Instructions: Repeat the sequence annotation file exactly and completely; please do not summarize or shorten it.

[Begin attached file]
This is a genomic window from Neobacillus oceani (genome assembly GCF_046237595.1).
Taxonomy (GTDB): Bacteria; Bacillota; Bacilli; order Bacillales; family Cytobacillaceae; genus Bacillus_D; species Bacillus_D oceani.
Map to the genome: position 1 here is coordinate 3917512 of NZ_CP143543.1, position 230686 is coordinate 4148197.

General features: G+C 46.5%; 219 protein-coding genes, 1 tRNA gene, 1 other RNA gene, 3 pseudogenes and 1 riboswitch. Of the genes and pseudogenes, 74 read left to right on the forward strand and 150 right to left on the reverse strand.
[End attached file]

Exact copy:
This is a genomic window from Neobacillus oceani (genome assembly GCF_046237595.1).
Taxonomy (GTDB): Bacteria; Bacillota; Bacilli; order Bacillales; family Cytobacillaceae; genus Bacillus_D; species Bacillus_D oceani.
Map to the genome: position 1 here is coordinate 3917512 of NZ_CP143543.1, position 230686 is coordinate 4148197.

General features: G+C 46.5%; 219 protein-coding genes, 1 tRNA gene, 1 other RNA gene, 3 pseudogenes and 1 riboswitch. Of the genes and pseudogenes, 74 read left to right on the forward strand and 150 right to left on the reverse strand.